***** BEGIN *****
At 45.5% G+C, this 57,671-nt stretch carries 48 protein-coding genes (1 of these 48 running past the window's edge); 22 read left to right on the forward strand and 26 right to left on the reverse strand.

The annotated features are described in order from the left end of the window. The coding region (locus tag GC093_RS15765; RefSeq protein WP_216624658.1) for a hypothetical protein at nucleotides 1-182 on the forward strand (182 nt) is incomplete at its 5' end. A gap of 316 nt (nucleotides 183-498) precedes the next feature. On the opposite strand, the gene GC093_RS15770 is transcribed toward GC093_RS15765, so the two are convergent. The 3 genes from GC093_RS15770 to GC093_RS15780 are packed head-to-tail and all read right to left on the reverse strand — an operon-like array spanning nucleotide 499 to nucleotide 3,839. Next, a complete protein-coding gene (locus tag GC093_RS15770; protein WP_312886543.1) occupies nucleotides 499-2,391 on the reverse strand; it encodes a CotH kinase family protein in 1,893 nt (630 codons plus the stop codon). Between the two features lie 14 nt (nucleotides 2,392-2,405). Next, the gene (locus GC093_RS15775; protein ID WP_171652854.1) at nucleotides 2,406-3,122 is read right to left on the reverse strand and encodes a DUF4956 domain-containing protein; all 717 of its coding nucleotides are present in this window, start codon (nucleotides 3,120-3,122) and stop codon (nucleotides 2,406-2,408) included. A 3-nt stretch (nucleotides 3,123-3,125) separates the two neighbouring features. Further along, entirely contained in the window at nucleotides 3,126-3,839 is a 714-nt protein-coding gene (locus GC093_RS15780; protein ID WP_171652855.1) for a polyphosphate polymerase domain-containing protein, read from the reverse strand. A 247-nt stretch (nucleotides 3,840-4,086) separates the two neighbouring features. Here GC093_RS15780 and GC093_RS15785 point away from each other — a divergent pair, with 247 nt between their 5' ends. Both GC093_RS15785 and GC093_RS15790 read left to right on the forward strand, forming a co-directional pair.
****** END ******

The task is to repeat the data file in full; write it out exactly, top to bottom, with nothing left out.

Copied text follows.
At 45.5% G+C, this 57,671-nt stretch carries 48 protein-coding genes (1 of these 48 running past the window's edge); 22 read left to right on the forward strand and 26 right to left on the reverse strand.

The annotated features are described in order from the left end of the window. The coding region (locus tag GC093_RS15765; RefSeq protein WP_216624658.1) for a hypothetical protein at nucleotides 1-182 on the forward strand (182 nt) is incomplete at its 5' end. A gap of 316 nt (nucleotides 183-498) precedes the next feature. On the opposite strand, the gene GC093_RS15770 is transcribed toward GC093_RS15765, so the two are convergent. The 3 genes from GC093_RS15770 to GC093_RS15780 are packed head-to-tail and all read right to left on the reverse strand — an operon-like array spanning nucleotide 499 to nucleotide 3,839. Next, a complete protein-coding gene (locus tag GC093_RS15770; protein WP_312886543.1) occupies nucleotides 499-2,391 on the reverse strand; it encodes a CotH kinase family protein in 1,893 nt (630 codons plus the stop codon). Between the two features lie 14 nt (nucleotides 2,392-2,405). Next, the gene (locus GC093_RS15775; protein ID WP_171652854.1) at nucleotides 2,406-3,122 is read right to left on the reverse strand and encodes a DUF4956 domain-containing protein; all 717 of its coding nucleotides are present in this window, start codon (nucleotides 3,120-3,122) and stop codon (nucleotides 2,406-2,408) included. A 3-nt stretch (nucleotides 3,123-3,125) separates the two neighbouring features. Further along, entirely contained in the window at nucleotides 3,126-3,839 is a 714-nt protein-coding gene (locus GC093_RS15780; protein ID WP_171652855.1) for a polyphosphate polymerase domain-containing protein, read from the reverse strand. A 247-nt stretch (nucleotides 3,840-4,086) separates the two neighbouring features. Here GC093_RS15780 and GC093_RS15785 point away from each other — a divergent pair, with 247 nt between their 5' ends. Both GC093_RS15785 and GC093_RS15790 read left to right on the forward strand, forming a co-directional pair.